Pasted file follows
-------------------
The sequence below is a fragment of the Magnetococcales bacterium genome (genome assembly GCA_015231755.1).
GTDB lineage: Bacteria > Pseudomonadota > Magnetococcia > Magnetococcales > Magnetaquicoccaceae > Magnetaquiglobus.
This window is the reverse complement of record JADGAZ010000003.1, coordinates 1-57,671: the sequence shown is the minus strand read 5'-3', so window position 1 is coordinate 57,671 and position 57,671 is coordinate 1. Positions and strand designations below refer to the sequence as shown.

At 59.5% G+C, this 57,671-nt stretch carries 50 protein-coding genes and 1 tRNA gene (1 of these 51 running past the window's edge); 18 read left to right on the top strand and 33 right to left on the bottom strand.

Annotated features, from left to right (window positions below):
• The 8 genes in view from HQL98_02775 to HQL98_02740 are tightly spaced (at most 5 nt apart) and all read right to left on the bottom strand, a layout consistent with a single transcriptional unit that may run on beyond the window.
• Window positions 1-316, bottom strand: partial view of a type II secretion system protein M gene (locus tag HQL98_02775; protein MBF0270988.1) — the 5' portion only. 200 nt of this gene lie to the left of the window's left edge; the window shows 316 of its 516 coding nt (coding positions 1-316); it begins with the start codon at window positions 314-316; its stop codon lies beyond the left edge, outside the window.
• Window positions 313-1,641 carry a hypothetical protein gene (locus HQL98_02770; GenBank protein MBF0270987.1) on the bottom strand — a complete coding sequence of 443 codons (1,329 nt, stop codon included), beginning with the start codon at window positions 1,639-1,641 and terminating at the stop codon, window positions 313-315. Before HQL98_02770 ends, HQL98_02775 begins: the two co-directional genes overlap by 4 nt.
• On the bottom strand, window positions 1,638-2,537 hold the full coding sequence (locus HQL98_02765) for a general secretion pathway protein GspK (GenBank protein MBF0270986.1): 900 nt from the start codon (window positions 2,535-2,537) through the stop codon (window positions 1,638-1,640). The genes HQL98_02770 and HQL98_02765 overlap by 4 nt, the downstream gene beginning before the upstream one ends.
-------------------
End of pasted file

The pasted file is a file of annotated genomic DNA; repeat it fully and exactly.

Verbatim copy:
The sequence below is a fragment of the Magnetococcales bacterium genome (genome assembly GCA_015231755.1).
GTDB lineage: Bacteria > Pseudomonadota > Magnetococcia > Magnetococcales > Magnetaquicoccaceae > Magnetaquiglobus.
This window is the reverse complement of record JADGAZ010000003.1, coordinates 1-57,671: the sequence shown is the minus strand read 5'-3', so window position 1 is coordinate 57,671 and position 57,671 is coordinate 1. Positions and strand designations below refer to the sequence as shown.

At 59.5% G+C, this 57,671-nt stretch carries 50 protein-coding genes and 1 tRNA gene (1 of these 51 running past the window's edge); 18 read left to right on the top strand and 33 right to left on the bottom strand.

Annotated features, from left to right (window positions below):
• The 8 genes in view from HQL98_02775 to HQL98_02740 are tightly spaced (at most 5 nt apart) and all read right to left on the bottom strand, a layout consistent with a single transcriptional unit that may run on beyond the window.
• Window positions 1-316, bottom strand: partial view of a type II secretion system protein M gene (locus tag HQL98_02775; protein MBF0270988.1) — the 5' portion only. 200 nt of this gene lie to the left of the window's left edge; the window shows 316 of its 516 coding nt (coding positions 1-316); it begins with the start codon at window positions 314-316; its stop codon lies beyond the left edge, outside the window.
• Window positions 313-1,641 carry a hypothetical protein gene (locus HQL98_02770; GenBank protein MBF0270987.1) on the bottom strand — a complete coding sequence of 443 codons (1,329 nt, stop codon included), beginning with the start codon at window positions 1,639-1,641 and terminating at the stop codon, window positions 313-315. Before HQL98_02770 ends, HQL98_02775 begins: the two co-directional genes overlap by 4 nt.
• On the bottom strand, window positions 1,638-2,537 hold the full coding sequence (locus HQL98_02765) for a general secretion pathway protein GspK (GenBank protein MBF0270986.1): 900 nt from the start codon (window positions 2,535-2,537) through the stop codon (window positions 1,638-1,640). The genes HQL98_02770 and HQL98_02765 overlap by 4 nt, the downstream gene beginning before the upstream one ends.